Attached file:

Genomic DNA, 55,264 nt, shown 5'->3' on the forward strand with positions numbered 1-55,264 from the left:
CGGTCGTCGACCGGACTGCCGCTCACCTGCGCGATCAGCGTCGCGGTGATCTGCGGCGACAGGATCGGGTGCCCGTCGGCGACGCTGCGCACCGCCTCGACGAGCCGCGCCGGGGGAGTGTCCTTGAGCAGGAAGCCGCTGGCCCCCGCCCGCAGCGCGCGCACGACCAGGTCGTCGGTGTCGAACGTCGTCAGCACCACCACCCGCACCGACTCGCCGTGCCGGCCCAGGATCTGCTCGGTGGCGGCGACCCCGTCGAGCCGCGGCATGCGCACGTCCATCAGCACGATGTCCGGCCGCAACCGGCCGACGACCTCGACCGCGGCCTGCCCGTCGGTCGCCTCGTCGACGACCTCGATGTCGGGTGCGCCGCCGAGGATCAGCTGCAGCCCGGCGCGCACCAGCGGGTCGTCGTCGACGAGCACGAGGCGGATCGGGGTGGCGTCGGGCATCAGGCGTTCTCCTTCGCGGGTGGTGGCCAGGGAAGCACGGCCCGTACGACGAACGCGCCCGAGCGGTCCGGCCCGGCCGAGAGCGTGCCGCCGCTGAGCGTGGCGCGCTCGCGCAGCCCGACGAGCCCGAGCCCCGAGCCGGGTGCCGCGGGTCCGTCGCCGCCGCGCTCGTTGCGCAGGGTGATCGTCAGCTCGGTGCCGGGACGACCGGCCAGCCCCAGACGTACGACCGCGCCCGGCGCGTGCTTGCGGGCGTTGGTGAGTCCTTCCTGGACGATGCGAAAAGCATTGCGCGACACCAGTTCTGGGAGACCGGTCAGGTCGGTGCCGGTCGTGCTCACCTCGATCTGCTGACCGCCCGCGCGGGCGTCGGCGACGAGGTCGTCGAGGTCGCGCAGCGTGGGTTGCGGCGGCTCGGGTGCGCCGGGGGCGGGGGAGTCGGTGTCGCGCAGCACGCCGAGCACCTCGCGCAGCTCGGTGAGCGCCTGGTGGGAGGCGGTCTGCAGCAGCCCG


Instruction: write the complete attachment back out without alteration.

Genomic DNA, 55,264 nt, shown 5'->3' on the forward strand with positions numbered 1-55,264 from the left:
CGGTCGTCGACCGGACTGCCGCTCACCTGCGCGATCAGCGTCGCGGTGATCTGCGGCGACAGGATCGGGTGCCCGTCGGCGACGCTGCGCACCGCCTCGACGAGCCGCGCCGGGGGAGTGTCCTTGAGCAGGAAGCCGCTGGCCCCCGCCCGCAGCGCGCGCACGACCAGGTCGTCGGTGTCGAACGTCGTCAGCACCACCACCCGCACCGACTCGCCGTGCCGGCCCAGGATCTGCTCGGTGGCGGCGACCCCGTCGAGCCGCGGCATGCGCACGTCCATCAGCACGATGTCCGGCCGCAACCGGCCGACGACCTCGACCGCGGCCTGCCCGTCGGTCGCCTCGTCGACGACCTCGATGTCGGGTGCGCCGCCGAGGATCAGCTGCAGCCCGGCGCGCACCAGCGGGTCGTCGTCGACGAGCACGAGGCGGATCGGGGTGGCGTCGGGCATCAGGCGTTCTCCTTCGCGGGTGGTGGCCAGGGAAGCACGGCCCGTACGACGAACGCGCCCGAGCGGTCCGGCCCGGCCGAGAGCGTGCCGCCGCTGAGCGTGGCGCGCTCGCGCAGCCCGACGAGCCCGAGCCCCGAGCCGGGTGCCGCGGGTCCGTCGCCGCCGCGCTCGTTGCGCAGGGTGATCGTCAGCTCGGTGCCGGGACGACCGGCCAGCCCCAGACGTACGACCGCGCCCGGCGCGTGCTTGCGGGCGTTGGTGAGTCCTTCCTGGACGATGCGAAAAGCATTGCGCGACACCAGTTCTGGGAGACCGGTCAGGTCGGTGCCGGTCGTGCTCACCTCGATCTGCTGACCGCCCGCGCGGGCGTCGGCGACGAGGTCGTCGAGGTCGCGCAGCGTGGGTTGCGGCGGCTCGGGTGCGCCGGGGGCGGGGGAGTCGGTGTCGCGCAGCACGCCGAGCACCTCGCGCAGCTCGGTGAGCGCCTGGTGGGAGGCGGTCTGCAGCAGCCCG